The joy in seeing these folks in one place is compromised (to say the least) by the horrendous 1980’s pop music being performed by those on stage attired in just about any outrageous 80’s fashion you can recall. Initially comical, the musical acts quickly evolve into something stomach-churning to watch. The kindest description of the production quality is “low-budget”, but there is simply no term for the effects. A Darth Vader breathing sound is heard when the grizzly is near, a speeding Ranger jeep on a dirt path is used to create suspense (the same shot is used multiple times), the day-night inconsistencies could be their own drinking game, and fireworks and a forklift prove to be a bad mix with our grizzly. Finally, for reasons we never really understand, a US Senator is a guest at the concert, and these days a Senator would likely be considered a greater threat than an 18 foot grizzly. You’ve heard the adage, “so bad it’s good”, well this one is simply so bad it’s bad. William Girdler directed the original GRIZZLY in 1976, and he tragically died at age 30, just two years later.

Available On Demand January 8, 2021

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WONDER WOMAN 1984

December 26, 2020

 Greetings again from the darkness. Some of the key elements that make Wonder Woman appealing is that she’s smart, she’s nice, she’s dedicated to doing good, she’s grounded in her history, and her use of her powers makes sense (in a comic book kind of way). Most of that holds true in filmmaker Patty Jenkins’ sequel to her 2017 blockbuster WONDER WOMAN. So why did that one work so well, while this one falls short? It’s not an easy question to answer, though it could be as simple as having the wrong target.

Gal Gadot returns as Diana Prince, and this time she’s plopped into 1984 (the year, not the novel). This creates a cornucopia of opportunity for social commentary and satire from Ms. Jenkins and her co-writers Geoff Johns and Dave Callaham. After all, it was the era of atrocious popular music, outlandish fashion, and a relentless pursuit of greed by the “me” generation. The film pounces on each of these by using the return of Diana’s main squeeze, Steve Trevor (Chris Pine), as a device for highlighting the absurdity of belly bags and pastel tank tops for men. In the first movie, the WWI pilot wakes up in Themyscira, and this time, he just kind of materializes in the year of GHOSTBUSTERS, shopping malls, and President Ronald Reagan. While this certainly qualifies as extreme culture shock, the parade of outfits and Steve’s wide-eyed tour through the city are over-the-top, even for their attempted comedic effect.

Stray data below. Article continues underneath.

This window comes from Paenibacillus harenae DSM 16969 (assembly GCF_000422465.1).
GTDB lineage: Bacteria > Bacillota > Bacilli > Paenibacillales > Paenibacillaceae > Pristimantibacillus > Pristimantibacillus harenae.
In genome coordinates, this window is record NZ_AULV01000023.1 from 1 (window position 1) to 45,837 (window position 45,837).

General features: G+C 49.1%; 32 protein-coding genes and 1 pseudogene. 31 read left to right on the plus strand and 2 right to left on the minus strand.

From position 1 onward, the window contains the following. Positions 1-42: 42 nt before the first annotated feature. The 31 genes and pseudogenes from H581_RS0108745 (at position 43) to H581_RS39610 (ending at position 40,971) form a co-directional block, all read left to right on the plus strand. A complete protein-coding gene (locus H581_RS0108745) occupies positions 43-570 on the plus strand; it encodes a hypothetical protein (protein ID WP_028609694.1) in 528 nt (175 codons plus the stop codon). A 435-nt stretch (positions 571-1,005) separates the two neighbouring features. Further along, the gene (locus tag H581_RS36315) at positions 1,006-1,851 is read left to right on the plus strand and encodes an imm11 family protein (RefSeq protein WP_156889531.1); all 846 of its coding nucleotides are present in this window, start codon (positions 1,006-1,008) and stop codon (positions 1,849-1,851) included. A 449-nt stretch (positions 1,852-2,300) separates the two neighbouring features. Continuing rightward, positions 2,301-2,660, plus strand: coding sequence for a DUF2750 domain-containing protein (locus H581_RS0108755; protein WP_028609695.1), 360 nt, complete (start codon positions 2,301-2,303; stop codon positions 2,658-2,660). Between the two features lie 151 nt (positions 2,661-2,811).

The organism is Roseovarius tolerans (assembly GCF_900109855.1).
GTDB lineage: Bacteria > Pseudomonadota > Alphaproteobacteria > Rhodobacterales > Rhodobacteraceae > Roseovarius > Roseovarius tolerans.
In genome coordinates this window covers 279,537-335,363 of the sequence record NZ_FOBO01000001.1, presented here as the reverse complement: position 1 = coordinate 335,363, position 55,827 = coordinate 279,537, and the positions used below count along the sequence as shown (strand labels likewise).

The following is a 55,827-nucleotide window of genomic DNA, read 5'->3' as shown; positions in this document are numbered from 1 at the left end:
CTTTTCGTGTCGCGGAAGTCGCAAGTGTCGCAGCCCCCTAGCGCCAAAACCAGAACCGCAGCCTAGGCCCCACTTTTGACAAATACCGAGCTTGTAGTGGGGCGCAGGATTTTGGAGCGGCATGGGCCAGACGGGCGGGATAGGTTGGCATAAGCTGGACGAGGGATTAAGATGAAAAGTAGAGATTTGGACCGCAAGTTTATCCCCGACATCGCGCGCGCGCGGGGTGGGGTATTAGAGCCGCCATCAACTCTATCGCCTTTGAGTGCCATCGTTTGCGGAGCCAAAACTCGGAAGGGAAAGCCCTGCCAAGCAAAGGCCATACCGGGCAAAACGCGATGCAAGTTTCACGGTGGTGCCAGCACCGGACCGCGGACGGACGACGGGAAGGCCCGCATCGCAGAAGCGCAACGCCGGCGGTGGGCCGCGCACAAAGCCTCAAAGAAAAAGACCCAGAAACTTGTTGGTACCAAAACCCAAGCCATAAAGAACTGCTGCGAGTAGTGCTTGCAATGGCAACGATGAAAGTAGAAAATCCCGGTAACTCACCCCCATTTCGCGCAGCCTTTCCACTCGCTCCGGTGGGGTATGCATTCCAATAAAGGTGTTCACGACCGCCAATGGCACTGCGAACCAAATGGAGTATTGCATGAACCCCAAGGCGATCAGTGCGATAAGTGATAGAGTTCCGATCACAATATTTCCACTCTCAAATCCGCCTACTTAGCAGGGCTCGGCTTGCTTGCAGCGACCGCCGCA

Over-the-top also describes the film’s two main villains. Pedro Pascal (“Game of Thrones”) plays TV hypester and con man Maxwell Lord. He’s a greedy, self-centered man willing to do anything to get “more”. Kristen Wiig is Barbara Minerva, a bumbling, forgettable klutz who works at the same museum as Diana. She simply wants to be cool like Diana and have people acknowledge her existence. Things shift quickly thanks to the Dreamstone sitting in Barbara’s in-box waiting for research. What follows is more than two hours of seeing the fallout of people having their wishes come true. If you’ve learned anything about human nature during this pandemic year, then you won’t be surprised at how people react to gaining power.

Maxwell Lord is not dissimilar to Lex Luthor in SUPERMAN (1978), as his goal is ultimate power and control – though to what end, he’s not sure. Barbara Minerva was never really power hungry, but a taste of it was much to her liking, and she transitions to The Cheetah for Wonder Woman’s biggest fight scene. There is also a message about what one sacrifices to have their wishes come true. This aspect of the film could be psychoanalyzed were one so inclined. Lord’s relationship with his son is convoluted, and the early Barbara is a mess … making their “sacrifices” a bit less obvious than that of Diana.

The opening sequence is the one this viewer most enjoyed. Spectacular camera work takes us to a competition on Themyscira, as a very young Diana (Lilly Aspell returns) goes against the grown warriors, while Antiope (Robin Wright) and Hippolyta (Connie Nielsen) look on and teach hard life lessons. Not only do these actors return, but most of Ms. Jenkins’ WONDER WOMAN crew is back, including cinematographer Matthew Jensen. The changes include Film Editor Richard Pearson and Hans Zimmer provides the new score. Some of the dialogue is tough to take. As an example, Diana says “I don’t know what to think, Steve. I only hope I’m wrong.” And later, Steve explains, “Flying is easy. It’s only wind and air.” Dialogue like this makes us want to renounce our own wishes. It may be one film later than it should have been, but Ms. Jenkins does deliver a much-appreciated cameo at film’s end, and if nothing else, it leaves us wondering, ‘what would you give up for a wish?’